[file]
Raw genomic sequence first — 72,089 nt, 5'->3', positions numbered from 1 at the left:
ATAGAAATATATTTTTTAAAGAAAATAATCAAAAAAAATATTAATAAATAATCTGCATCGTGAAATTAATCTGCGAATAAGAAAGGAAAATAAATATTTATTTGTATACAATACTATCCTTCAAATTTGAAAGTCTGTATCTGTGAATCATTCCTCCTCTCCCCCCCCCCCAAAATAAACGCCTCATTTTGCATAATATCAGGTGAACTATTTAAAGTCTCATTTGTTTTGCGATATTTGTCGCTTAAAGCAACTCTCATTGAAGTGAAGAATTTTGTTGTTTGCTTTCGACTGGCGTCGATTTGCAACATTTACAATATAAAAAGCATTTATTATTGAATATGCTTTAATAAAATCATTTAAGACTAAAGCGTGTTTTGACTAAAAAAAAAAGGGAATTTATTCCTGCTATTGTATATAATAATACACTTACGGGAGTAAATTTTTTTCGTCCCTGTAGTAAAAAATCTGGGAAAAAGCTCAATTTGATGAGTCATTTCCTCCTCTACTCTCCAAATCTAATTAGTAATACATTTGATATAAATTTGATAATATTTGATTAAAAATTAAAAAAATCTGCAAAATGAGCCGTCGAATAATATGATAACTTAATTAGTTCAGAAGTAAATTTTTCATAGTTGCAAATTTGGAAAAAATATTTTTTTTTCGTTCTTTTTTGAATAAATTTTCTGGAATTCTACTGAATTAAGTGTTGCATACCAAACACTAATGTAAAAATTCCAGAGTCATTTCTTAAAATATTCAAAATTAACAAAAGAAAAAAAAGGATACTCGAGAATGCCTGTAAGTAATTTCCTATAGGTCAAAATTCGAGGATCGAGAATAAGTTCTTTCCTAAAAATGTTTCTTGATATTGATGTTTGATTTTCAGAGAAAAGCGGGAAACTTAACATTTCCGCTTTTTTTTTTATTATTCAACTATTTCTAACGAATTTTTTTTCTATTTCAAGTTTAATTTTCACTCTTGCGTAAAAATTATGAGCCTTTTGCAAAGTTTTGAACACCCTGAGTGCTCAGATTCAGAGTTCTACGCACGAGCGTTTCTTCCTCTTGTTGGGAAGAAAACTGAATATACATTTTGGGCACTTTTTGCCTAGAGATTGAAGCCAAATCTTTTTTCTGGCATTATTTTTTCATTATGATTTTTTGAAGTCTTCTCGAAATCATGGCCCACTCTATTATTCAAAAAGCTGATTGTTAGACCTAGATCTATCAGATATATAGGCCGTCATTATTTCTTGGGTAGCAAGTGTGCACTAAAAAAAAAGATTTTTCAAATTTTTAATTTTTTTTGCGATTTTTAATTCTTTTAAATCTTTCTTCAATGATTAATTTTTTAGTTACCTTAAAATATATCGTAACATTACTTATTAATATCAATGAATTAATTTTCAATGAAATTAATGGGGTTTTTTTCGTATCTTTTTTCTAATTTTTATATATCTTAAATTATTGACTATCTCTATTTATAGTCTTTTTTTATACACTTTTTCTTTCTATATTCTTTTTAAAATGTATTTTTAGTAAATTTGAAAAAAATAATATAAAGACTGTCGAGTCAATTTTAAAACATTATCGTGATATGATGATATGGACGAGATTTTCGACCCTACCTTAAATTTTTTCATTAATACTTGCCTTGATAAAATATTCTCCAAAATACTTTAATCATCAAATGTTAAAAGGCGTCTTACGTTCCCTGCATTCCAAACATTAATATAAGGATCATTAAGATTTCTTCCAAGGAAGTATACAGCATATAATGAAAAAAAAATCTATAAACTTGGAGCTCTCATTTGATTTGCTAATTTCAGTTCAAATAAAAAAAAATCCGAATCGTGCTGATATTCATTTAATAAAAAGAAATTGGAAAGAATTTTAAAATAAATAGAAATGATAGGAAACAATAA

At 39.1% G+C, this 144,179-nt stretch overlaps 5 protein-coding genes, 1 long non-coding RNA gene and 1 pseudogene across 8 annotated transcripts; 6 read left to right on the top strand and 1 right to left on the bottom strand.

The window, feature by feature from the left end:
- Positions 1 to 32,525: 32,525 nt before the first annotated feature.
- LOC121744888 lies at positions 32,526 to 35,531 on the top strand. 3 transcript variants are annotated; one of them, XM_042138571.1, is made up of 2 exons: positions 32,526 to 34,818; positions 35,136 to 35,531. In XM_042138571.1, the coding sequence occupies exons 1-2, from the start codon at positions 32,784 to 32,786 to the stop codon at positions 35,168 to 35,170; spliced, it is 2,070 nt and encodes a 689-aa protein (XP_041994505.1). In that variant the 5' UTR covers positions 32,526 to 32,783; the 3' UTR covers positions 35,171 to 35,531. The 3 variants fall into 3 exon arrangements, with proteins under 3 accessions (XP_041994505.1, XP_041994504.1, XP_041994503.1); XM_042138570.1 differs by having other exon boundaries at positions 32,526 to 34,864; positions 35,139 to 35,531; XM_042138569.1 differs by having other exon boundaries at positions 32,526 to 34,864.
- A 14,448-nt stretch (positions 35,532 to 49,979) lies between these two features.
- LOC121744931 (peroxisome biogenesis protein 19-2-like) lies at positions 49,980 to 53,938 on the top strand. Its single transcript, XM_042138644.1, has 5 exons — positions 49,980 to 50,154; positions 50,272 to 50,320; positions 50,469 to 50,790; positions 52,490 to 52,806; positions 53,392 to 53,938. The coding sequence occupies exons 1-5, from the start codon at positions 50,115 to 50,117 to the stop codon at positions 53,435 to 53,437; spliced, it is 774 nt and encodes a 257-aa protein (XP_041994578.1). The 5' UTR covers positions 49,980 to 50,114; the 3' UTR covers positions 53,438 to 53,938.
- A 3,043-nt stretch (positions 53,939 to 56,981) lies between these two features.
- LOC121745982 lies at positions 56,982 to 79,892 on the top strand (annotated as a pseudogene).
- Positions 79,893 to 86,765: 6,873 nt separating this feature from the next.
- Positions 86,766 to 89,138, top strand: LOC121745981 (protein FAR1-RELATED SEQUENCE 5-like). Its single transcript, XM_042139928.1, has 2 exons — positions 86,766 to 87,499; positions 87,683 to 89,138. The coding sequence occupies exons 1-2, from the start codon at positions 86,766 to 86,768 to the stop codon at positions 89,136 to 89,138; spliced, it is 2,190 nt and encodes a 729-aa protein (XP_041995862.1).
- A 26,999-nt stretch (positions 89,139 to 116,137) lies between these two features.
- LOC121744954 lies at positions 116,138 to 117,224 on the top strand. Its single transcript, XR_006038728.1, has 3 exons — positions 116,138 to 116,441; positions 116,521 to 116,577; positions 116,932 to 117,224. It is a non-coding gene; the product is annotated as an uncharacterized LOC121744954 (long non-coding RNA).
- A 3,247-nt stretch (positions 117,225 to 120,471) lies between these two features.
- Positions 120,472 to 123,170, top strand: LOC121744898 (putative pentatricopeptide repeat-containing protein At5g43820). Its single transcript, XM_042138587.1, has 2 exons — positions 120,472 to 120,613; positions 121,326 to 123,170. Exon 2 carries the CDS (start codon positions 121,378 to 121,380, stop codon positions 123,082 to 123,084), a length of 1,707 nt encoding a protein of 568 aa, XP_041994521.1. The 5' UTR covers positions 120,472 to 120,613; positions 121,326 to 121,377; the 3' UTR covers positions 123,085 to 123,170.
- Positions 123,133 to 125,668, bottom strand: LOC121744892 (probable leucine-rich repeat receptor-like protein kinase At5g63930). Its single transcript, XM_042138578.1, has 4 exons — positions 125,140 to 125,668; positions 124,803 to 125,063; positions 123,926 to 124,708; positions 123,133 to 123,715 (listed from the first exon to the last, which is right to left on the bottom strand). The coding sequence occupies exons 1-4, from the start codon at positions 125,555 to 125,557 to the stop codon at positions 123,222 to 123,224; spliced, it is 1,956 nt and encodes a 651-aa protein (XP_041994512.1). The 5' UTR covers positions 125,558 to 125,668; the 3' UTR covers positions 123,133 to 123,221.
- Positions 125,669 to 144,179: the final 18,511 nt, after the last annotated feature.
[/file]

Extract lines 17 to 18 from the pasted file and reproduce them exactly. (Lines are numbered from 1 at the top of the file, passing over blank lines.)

- Positions 123,133 to 125,668, bottom strand: LOC121744892 (probable leucine-rich repeat receptor-like protein kinase At5g63930). Its single transcript, XM_042138578.1, has 4 exons — positions 125,140 to 125,668; positions 124,803 to 125,063; positions 123,926 to 124,708; positions 123,133 to 123,715 (listed from the first exon to the last, which is right to left on the bottom strand). The coding sequence occupies exons 1-4, from the start codon at positions 125,555 to 125,557 to the stop codon at positions 123,222 to 123,224; spliced, it is 1,956 nt and encodes a 651-aa protein (XP_041994512.1). The 5' UTR covers positions 125,558 to 125,668; the 3' UTR covers positions 123,133 to 123,221.
- Positions 125,669 to 144,179: the final 18,511 nt, after the last annotated feature.